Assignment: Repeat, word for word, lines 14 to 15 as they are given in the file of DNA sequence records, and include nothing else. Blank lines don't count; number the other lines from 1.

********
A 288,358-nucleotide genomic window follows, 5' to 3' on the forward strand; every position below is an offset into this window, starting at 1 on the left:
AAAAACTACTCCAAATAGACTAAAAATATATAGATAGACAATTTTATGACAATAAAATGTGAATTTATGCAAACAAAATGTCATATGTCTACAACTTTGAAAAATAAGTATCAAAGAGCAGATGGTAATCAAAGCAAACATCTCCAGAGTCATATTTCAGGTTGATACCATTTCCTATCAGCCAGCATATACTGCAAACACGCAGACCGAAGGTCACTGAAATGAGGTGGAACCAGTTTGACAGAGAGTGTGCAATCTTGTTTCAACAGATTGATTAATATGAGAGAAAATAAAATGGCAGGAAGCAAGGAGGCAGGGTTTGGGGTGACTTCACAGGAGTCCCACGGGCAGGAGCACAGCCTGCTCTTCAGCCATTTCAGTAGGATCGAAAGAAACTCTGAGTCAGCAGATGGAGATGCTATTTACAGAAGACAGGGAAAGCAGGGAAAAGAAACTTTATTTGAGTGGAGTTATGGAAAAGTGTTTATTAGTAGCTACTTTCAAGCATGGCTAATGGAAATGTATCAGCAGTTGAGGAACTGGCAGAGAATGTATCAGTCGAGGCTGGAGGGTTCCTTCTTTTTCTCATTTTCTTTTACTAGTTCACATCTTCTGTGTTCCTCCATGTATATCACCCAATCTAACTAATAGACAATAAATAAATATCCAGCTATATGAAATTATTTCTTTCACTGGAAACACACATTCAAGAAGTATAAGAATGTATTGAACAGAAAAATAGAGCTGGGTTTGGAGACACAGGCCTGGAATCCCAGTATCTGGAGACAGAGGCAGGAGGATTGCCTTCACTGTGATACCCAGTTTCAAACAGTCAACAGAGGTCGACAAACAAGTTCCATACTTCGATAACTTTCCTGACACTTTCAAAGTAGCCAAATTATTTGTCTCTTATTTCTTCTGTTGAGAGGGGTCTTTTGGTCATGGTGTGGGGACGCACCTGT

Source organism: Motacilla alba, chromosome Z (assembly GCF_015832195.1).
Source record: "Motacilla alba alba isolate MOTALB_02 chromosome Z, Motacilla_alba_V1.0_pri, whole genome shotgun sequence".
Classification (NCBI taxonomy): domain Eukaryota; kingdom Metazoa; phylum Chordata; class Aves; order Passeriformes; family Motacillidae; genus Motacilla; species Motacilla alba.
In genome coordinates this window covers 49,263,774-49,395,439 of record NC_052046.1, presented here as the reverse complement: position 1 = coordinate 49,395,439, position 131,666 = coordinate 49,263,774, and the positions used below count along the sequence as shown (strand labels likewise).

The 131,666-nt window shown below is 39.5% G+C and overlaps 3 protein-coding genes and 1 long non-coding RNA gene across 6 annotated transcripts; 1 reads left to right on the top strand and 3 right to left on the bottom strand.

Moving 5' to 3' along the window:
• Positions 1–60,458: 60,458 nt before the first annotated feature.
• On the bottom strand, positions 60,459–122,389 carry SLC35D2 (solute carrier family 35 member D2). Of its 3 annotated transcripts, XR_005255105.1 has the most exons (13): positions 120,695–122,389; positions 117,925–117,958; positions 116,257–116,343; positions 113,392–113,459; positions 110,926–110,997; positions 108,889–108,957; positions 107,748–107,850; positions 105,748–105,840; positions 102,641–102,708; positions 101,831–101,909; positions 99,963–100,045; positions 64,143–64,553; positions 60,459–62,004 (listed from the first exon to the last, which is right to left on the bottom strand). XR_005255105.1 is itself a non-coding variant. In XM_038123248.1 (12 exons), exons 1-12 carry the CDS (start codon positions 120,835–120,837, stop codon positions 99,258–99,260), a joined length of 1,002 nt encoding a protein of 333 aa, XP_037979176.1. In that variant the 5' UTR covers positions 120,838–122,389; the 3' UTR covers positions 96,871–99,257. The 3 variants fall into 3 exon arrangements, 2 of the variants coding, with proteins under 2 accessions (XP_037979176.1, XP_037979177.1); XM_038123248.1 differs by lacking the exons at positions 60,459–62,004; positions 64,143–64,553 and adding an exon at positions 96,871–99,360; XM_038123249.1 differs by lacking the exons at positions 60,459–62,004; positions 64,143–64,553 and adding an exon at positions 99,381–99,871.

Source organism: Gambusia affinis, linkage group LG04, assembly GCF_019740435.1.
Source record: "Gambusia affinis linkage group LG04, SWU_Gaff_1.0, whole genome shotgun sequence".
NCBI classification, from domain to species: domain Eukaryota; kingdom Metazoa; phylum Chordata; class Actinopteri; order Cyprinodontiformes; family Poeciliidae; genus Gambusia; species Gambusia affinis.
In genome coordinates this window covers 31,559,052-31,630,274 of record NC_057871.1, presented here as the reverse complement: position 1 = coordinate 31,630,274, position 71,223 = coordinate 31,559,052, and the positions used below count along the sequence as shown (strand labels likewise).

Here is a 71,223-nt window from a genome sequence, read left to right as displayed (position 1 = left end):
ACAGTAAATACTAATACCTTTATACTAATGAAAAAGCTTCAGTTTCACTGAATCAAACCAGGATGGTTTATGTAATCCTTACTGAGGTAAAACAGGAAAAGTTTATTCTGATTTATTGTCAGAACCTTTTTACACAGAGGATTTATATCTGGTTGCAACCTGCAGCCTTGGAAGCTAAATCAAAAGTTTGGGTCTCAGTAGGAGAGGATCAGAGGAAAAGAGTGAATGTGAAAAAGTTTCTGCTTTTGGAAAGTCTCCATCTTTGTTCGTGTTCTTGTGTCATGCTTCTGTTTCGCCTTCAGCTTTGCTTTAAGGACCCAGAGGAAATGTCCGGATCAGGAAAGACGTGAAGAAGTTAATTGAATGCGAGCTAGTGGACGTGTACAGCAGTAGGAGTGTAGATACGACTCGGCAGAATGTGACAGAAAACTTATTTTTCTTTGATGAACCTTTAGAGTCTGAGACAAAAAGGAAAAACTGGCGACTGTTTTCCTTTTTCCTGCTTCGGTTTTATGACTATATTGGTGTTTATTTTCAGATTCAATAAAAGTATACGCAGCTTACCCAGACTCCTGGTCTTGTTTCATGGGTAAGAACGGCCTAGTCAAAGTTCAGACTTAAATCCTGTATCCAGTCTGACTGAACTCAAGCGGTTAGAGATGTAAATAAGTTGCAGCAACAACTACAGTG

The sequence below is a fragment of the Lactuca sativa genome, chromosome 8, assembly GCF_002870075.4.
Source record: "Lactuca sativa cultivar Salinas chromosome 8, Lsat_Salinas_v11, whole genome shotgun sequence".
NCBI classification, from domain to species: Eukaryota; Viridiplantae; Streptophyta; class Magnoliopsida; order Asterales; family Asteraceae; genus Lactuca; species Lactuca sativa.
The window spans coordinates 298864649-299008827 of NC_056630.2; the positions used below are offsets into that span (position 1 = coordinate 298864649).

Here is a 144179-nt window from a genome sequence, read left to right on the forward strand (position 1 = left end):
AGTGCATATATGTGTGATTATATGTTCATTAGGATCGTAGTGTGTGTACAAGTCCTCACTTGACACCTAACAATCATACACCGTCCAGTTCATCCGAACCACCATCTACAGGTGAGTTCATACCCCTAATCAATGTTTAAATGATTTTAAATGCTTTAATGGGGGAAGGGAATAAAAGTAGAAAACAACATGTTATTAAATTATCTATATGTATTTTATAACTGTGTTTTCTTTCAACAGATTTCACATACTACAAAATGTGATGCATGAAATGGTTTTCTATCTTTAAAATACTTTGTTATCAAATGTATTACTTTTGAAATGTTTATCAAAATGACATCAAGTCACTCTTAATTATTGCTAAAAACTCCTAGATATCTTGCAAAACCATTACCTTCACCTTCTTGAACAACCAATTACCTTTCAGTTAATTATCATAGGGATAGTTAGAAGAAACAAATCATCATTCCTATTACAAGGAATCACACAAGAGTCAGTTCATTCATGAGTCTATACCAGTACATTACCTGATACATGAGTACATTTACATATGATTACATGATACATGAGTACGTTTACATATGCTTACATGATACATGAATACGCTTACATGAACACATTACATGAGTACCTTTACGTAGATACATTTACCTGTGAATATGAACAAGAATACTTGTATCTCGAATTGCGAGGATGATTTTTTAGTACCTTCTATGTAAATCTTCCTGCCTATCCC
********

In genome coordinates this window covers 31,559,052-31,630,274 of record NC_057871.1, presented here as the reverse complement: position 1 = coordinate 31,630,274, position 71,223 = coordinate 31,559,052, and the positions used below count along the sequence as shown (strand labels likewise).

Here is a 71,223-nt window from a genome sequence, read left to right as displayed (position 1 = left end):